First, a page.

The two super-big-deal-important holidays in Judaism — the High Holy Days as we in the Tribe call ‘em — are 10 days apart. Those 10 days are also rather special, and you’re called upon to look back on your past year and use those 10 days to clean up your act and do better the next time around. Maybe it’s the proximity to New Year’s and resolution setting, or just the benefit of seeing myself in different settings, but I always find that process of self-reflection and goal setting easier in the Thanksgiving to winter break period than those 10 days in early fall.
Adopting such an annual practice has helped me in a couple of ways. First, there’s less pressure to do that first visit right. And, without this pressure, I tend to do a better job during the Thanksgiving round. Second, I don’t dwell as much on my screw-ups. The immature transgressions blow, but I can take it and be that much better on my return.
This year, I was gleefully pleased with myself and my supposed maturity in handling Thanksgiving Day. From family dynamics to navigating old relationships, I thought I succeeded in acts of adult-like class and conduct. Well. Not two days later did I find myself cowering behind a coffee mug to avoid having an adult-like conversation with just one of those old relationships, who I’ve fallen out of touch with in the past year. So much for all that maturity. While I certainly feel like an idiot for acting like a 12- not 21-year-old, it’s not in a mopey, disappointed way. My sister and I were already laughing at my foolishness that evening, and I’m confident that come our winter break run-in, I’ll be ready to behave as the adult I like to think of myself as being.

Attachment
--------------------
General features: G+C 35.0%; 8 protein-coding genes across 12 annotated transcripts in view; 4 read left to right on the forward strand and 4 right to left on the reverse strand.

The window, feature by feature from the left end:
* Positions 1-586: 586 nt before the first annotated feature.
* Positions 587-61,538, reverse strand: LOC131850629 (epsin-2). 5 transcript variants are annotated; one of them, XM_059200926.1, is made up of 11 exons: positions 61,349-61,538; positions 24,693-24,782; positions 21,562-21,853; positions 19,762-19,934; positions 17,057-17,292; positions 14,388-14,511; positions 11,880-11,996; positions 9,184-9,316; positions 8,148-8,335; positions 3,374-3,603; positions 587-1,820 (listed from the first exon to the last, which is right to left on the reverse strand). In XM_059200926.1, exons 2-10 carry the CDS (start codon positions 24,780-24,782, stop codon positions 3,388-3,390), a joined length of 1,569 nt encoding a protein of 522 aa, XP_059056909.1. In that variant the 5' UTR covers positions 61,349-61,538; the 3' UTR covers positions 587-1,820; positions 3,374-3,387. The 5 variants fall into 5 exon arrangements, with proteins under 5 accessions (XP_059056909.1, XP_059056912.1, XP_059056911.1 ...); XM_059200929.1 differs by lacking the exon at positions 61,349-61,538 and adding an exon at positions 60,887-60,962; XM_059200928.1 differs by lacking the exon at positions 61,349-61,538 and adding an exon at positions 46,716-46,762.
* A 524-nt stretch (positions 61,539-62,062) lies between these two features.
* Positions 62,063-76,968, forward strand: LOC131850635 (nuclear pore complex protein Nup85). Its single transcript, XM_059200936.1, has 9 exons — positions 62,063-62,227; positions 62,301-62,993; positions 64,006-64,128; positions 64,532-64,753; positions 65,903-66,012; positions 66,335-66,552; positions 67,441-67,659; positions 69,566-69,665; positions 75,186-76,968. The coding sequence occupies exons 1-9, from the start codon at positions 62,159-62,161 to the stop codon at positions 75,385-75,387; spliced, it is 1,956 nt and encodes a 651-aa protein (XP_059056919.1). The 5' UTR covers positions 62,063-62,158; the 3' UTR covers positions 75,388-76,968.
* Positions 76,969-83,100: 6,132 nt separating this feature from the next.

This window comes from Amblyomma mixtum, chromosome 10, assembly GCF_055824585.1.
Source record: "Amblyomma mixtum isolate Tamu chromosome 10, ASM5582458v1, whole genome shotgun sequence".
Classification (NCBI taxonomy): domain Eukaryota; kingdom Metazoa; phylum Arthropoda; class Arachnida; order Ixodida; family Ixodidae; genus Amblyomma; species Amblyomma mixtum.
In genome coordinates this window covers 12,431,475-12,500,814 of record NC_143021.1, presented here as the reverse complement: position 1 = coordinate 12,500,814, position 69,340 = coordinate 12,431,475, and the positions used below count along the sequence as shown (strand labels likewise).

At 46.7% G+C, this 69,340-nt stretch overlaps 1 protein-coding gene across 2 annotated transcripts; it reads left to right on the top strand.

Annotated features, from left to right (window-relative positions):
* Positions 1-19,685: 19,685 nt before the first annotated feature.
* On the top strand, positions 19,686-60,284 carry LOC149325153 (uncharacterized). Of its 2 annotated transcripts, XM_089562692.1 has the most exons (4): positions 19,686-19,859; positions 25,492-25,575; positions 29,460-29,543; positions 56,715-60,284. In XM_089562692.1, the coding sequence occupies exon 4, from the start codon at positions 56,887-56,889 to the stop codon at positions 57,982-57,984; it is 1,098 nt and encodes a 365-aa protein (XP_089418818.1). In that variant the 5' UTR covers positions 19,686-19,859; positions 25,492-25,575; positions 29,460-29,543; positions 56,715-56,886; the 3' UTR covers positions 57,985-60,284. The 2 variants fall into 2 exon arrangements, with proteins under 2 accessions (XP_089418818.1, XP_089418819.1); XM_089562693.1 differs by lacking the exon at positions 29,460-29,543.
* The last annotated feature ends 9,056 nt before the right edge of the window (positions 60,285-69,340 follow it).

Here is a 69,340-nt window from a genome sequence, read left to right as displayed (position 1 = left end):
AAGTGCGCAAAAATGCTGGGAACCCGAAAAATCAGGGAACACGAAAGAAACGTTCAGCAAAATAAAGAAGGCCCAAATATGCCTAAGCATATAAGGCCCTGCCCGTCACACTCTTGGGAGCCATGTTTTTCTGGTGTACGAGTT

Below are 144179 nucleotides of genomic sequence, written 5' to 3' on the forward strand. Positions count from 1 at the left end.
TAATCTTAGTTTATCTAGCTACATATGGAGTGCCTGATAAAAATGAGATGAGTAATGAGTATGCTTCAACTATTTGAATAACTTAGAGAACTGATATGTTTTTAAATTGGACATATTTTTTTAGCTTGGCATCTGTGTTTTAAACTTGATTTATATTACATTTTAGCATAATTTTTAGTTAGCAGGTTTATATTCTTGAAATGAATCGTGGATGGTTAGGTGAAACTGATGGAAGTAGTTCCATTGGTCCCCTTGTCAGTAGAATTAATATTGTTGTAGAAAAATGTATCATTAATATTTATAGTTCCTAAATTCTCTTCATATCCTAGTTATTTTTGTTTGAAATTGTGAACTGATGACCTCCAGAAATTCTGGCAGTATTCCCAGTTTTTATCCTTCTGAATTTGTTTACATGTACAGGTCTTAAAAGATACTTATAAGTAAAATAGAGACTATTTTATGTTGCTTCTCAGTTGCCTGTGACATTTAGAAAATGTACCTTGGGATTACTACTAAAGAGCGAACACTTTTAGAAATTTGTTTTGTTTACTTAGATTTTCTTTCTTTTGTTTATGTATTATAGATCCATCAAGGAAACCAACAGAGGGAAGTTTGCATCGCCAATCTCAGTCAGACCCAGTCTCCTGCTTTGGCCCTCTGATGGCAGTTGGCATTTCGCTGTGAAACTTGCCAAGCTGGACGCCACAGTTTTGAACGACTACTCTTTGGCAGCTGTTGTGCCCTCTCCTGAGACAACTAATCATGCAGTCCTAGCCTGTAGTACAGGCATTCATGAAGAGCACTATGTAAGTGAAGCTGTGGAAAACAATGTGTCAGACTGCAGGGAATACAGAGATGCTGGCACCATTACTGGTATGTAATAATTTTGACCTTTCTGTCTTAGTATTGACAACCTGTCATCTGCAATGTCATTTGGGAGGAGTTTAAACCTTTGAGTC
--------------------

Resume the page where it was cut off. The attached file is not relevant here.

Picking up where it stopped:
One of the best parts of this little scheme of mine is that it’s actually not dependent at all on my being in college. You youngins on campus won’t totally understand this, I’m sure. But, I find a supreme amount of comfort when I can identify ways in which my process of self growth need not be complete come June. This Thanksgiving to winter holidays can easily be translated out of the college setting and gives me an ongoing justification for not quite having it all figured out.
These three weeks fly by, but I always find them to be the most important in my non-academic growth at Princeton. This year, I invite you to join me and give it a try.
Lily Alberts is an economics major from Nashville, Tenn. She can be reached at firstname.lastname@example.org.